Lin Chao


We use a combination of computer modeling and laboratory experimentation to study ecological and evolutionary processes. Ecological and evolutionary studies are often difficult to investigate because they occur slowly over long periods of time. Computer models can speed up time, but we also take advantage of the fact that microbes, bacteria and viruses provide that same advantage because of their short generation times. Furthermore, they can be easily cultured in the laboratory under controlled conditions. However, we also realize that too much control can be dangerous because an experiment that is too controlled becomes artificial and not much more than a simulation. And a simulation is always more easily obtained from a computer model. Thus, we are careful to design experiments that teach us more than a computer model. We make sure that the experiments allow us to measure an unknown that could not be determined a priori from a computer model. We have used microbial systems to study topics ranging from the ecology of host-parasite co-existence and the evolution of sex, mutation rates, transposable elements, group and individual adaptations, game theory strategies, Fisher’s Geometric Model of Adaptive Evolution, deleterious and compensatory mutations. As new information or interests develop, we often revisit older topics or explore new ones.

Chao Fig. 1

Time lapse photograph E. coli cells descending from a single cell. By recording division of all cells via time lapse, the doubling time or life history fitness of every individual in a population can be determined.

Our current research focuses on evolution of microbial aging or senescence, which grew out of our interest in genetic damage or mutations. Because most mutations are deleterious, they lead to fitness loss unless removed by natural selection. The transmission of mutations from mother to daughter is governed by well the well known rules of genetic inheritance and assortment. However, non-genetic or phenotypic damage can also decrease fitness and, unlike mutations, the transmission rules for phenotypic damage are not well understood. If a mother cell has ten units of phenotypic damage, for example ten proteins damaged by oxidation, should she distribute the damage evenly between her two daughters or give all ten units to one daughter and none to the other? Our theoretical models have shown that a lineage maximizes its fitness by allocating all the damage to a single daughter. Thus, asymmetry should evolve and the daughter receiving all or more damage should senesce over time. Time lapse photography of dividing cells has already shown that bacteria divide asymmetrically. We are now making our own time lapse series to test more directly the prediction of our models.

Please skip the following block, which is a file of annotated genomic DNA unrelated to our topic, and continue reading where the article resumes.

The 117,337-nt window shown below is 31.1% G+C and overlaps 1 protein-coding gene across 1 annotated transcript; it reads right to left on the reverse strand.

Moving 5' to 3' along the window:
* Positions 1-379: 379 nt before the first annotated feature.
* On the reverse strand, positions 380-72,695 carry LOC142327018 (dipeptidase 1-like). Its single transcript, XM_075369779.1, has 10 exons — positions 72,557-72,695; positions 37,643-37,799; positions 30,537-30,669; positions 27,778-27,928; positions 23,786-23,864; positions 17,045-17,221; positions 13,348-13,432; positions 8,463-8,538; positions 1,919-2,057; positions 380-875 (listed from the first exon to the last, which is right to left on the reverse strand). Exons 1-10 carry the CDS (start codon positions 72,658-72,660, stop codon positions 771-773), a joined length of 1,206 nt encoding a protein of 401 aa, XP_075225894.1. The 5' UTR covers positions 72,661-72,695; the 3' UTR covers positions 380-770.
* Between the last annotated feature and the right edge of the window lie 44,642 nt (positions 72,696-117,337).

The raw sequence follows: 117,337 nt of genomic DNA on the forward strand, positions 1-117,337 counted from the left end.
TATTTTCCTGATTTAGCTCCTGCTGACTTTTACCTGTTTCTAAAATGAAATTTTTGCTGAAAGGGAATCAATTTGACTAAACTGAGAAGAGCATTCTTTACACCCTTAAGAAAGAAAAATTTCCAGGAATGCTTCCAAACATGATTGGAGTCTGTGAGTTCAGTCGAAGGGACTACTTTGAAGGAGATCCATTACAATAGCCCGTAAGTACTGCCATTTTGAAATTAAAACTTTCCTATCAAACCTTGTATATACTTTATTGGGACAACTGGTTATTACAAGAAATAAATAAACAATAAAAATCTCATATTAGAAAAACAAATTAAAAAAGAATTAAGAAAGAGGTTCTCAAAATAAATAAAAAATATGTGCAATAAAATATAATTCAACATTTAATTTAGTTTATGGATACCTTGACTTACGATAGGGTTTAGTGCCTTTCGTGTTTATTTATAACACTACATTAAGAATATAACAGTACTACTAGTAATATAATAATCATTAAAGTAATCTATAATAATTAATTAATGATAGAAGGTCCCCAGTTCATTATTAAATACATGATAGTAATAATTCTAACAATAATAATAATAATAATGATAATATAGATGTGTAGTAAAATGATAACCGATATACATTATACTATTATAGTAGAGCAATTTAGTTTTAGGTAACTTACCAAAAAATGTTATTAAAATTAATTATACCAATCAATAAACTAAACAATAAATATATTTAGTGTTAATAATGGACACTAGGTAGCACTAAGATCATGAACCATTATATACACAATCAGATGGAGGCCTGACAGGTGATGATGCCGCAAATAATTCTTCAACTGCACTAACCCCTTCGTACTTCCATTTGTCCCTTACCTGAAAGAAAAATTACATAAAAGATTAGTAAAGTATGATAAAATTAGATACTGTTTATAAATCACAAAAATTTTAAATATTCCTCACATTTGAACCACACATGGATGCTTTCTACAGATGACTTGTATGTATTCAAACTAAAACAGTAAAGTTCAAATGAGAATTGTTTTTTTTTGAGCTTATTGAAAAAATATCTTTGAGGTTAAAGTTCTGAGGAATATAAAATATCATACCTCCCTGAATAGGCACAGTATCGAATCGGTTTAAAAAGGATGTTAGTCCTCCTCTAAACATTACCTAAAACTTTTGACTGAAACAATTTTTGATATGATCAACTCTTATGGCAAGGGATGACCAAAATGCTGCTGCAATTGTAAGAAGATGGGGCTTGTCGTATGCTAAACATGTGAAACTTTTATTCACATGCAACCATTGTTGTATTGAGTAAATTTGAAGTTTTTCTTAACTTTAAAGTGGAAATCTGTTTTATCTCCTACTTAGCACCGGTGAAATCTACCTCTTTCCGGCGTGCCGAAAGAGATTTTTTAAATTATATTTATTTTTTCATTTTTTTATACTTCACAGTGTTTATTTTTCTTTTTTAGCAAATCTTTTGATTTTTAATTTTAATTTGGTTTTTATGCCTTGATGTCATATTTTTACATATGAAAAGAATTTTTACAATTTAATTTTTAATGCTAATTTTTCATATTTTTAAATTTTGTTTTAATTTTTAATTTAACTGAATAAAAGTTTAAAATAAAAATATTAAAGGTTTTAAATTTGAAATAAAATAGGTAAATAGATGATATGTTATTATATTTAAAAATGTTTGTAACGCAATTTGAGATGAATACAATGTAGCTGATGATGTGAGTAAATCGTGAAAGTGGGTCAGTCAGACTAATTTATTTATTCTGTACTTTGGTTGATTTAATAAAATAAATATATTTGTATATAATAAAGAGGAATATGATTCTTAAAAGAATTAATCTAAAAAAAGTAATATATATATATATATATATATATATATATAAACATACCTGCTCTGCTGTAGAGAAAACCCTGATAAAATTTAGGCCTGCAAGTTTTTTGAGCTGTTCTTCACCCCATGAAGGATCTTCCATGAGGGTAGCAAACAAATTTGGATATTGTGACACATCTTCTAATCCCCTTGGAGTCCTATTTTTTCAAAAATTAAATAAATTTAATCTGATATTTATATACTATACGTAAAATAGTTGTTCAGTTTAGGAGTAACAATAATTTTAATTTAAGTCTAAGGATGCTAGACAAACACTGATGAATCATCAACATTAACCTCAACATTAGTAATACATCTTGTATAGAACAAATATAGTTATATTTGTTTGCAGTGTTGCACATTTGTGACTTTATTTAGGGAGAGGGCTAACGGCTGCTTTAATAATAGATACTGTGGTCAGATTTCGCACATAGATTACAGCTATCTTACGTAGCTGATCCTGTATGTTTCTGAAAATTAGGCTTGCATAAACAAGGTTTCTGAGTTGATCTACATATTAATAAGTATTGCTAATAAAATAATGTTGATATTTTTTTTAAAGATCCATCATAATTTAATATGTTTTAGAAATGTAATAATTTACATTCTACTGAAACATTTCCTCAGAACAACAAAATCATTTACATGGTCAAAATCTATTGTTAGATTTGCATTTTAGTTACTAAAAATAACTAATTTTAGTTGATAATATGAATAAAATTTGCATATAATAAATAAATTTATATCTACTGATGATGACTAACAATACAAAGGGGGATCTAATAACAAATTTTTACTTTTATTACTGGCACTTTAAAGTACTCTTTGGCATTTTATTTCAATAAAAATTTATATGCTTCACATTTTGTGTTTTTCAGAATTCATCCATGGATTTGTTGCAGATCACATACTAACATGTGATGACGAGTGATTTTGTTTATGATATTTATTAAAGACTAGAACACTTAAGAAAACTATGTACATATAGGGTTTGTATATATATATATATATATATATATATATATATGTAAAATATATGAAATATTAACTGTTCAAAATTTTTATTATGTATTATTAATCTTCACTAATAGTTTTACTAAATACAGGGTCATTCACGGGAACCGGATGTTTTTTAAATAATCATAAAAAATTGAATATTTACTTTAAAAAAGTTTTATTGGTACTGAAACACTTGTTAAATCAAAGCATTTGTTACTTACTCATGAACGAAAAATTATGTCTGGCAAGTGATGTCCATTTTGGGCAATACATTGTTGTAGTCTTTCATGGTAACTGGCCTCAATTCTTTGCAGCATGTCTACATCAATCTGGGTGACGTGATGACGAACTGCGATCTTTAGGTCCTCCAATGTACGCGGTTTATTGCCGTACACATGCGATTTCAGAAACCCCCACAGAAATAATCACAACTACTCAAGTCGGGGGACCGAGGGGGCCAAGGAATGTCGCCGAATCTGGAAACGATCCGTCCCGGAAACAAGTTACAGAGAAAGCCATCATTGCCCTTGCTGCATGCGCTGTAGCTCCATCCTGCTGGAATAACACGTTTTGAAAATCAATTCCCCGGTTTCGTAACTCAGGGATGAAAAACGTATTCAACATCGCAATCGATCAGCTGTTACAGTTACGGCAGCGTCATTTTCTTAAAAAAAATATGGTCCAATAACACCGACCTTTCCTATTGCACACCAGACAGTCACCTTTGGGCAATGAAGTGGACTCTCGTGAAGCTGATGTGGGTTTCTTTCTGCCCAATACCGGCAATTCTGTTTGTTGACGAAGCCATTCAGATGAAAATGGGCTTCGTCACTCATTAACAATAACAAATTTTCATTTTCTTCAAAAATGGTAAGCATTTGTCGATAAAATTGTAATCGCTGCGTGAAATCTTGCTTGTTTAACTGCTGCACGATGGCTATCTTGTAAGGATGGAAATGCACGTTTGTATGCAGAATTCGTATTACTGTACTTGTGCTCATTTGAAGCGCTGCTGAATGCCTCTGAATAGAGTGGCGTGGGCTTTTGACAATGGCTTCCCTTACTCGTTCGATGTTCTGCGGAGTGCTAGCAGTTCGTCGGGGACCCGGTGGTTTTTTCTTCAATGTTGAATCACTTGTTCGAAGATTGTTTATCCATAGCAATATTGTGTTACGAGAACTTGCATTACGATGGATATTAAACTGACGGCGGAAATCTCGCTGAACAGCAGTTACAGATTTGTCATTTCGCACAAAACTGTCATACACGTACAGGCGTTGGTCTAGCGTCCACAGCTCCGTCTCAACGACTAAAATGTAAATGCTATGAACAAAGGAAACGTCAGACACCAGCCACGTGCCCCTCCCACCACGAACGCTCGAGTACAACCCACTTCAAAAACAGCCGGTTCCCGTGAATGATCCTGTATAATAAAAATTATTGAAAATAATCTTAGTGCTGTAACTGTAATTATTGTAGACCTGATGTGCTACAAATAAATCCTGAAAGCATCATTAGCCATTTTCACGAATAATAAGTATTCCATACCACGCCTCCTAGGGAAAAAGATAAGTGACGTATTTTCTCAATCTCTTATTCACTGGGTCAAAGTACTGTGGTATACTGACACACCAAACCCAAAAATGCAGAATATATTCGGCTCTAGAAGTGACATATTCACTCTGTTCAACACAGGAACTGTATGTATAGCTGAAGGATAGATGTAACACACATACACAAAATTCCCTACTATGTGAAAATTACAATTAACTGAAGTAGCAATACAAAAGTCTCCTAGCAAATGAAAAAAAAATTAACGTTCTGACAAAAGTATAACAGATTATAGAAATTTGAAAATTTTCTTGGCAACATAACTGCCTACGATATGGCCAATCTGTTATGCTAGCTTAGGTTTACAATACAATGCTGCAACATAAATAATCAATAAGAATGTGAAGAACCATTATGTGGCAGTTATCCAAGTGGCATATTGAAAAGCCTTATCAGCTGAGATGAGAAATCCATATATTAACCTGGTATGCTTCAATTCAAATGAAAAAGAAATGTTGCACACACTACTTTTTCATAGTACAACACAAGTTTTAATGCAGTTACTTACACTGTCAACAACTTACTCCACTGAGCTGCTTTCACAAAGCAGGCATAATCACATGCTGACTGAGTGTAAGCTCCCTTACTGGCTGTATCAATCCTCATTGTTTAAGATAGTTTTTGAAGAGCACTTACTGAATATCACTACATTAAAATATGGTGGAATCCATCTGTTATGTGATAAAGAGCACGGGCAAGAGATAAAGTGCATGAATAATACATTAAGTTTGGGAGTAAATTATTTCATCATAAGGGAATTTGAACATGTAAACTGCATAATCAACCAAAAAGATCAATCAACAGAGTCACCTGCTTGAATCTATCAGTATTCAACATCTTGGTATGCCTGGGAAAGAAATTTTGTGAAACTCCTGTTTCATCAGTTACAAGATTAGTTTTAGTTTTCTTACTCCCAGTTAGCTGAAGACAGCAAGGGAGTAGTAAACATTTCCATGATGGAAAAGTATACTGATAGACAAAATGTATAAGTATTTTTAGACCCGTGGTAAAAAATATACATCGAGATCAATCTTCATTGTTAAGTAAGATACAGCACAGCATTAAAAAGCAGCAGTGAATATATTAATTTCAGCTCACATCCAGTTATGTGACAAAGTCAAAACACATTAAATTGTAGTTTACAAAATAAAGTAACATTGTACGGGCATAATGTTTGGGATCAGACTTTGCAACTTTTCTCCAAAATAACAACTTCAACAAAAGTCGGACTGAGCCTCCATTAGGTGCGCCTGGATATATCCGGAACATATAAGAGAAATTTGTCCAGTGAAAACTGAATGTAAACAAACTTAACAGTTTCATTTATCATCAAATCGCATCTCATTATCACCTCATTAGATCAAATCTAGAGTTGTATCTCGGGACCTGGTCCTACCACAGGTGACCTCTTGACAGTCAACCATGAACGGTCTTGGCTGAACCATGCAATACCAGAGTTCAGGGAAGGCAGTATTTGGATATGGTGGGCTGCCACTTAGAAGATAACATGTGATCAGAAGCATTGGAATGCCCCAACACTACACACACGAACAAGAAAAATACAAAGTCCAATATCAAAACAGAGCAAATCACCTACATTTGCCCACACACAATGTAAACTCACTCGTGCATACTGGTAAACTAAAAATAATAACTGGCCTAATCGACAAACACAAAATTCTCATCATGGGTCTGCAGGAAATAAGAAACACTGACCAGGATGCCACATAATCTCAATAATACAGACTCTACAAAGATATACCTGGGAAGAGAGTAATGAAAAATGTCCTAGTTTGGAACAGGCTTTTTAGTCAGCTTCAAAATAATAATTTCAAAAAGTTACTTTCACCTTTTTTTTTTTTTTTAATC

• Chao, L., Rang, C. U., Proenca, A. M. and Chao, J.U. 2016. Asymmetrical Damage Partitioning in Bacteria: A Model for the Evolution of Stochasticity, Determinism, and Genetic Assimilation. PLOS Computational Biology DOI: 10.1371/journal.pcbi.1004700
  • Campbell EM, Chao L. 2014. A Population Model Evaluating the Consequences of the Evolution of Double-Resistance and Tradeoffs on the Benefits of Two-Drug Antibiotic Treatments. PLoS ONE doi:10.1371/journal.pone.0086971
  • Samuel L Díaz-Muñoz, Olivier Tenaillon, Daniel Goldhill, Kristen Brao, Paul E Turner and Lin Chao. 2013. Electrophoretic mobility confirms reassortment bias among geographic isolates of segmented RNA phages. BMC Evolutionary Biology 13:206.
  • Rang, C. U., Peng, A. Y. and Chao, L. 2012. Bacterial aging requires an extrinsic damage agent. Microbiology 158:1553–1559
  • Rang, C. U., A. Y. Peng, and L Chao. 2011. Temporal Dynamics of Bacterial Aging and Rejuvenation. Current Biology. In Press.
  • Chao L. 2010. A Model for Damage Load and Its Implications for the Evolution of Bacterial Aging. PLoS Genet 6(8): e1001076. doi:10.1371/journal.pgen.1001076
  • O’Keefe, K. J., O. K. Silander, H. McCreery, D. M. Weinreich, K. M. Wright, L. Chao, S. V. Edwards, S. K. Remold, and P. E. Turner. 2010. Biogeography of sexual reassortment in RNA phage. Evolution. doi:10.1111/j.1558-5646.2010.01040.x.
  • Tenaillon, O., Silander, O., Uzan, J-P., and L. Chao. 2007. Quantifying Organismal Complexity using a Population Genetic Approach. PLoS ONE 2:1-8.
  • Olin K. Silander, Olivier Tenaillon and Lin Chao. 2007. Understanding the Evolutionary Fate of Finite Populations:The Dynamics of Mutational Effects. PLoS Biol 5:922-931.
  • Ackermann, M., Chao, L, Bergstrom, C. T., and Doebeli, M. 2007. On the Evolutionary Origin of Aging. Aging Cell 6:235-244.
  • Poon, A. and L. Chao. 2006. Functional origins of fitness-effect sizes of compensatory mutations in the DNA bacteriophage PhiX174. Evolution 60: 2032-2043.
  • Chao, L., C. U. Rang, and L. E. Wong. 2002. The distribution of spontaneous mutants and inferences about the replication mode of the RNA bacteriophage φ6. J. of Virology 76:3276–3281.
  • Burch, L. C. and L. Chao. 2000. Evolvability of an RNA virus determined by its mutational neighborhood. Nature 406:625-628.
  • Turner, P. E. and L. Chao. 1999. Prisoner’s Dilemma in an RNA Virus. Nature 398:441-443.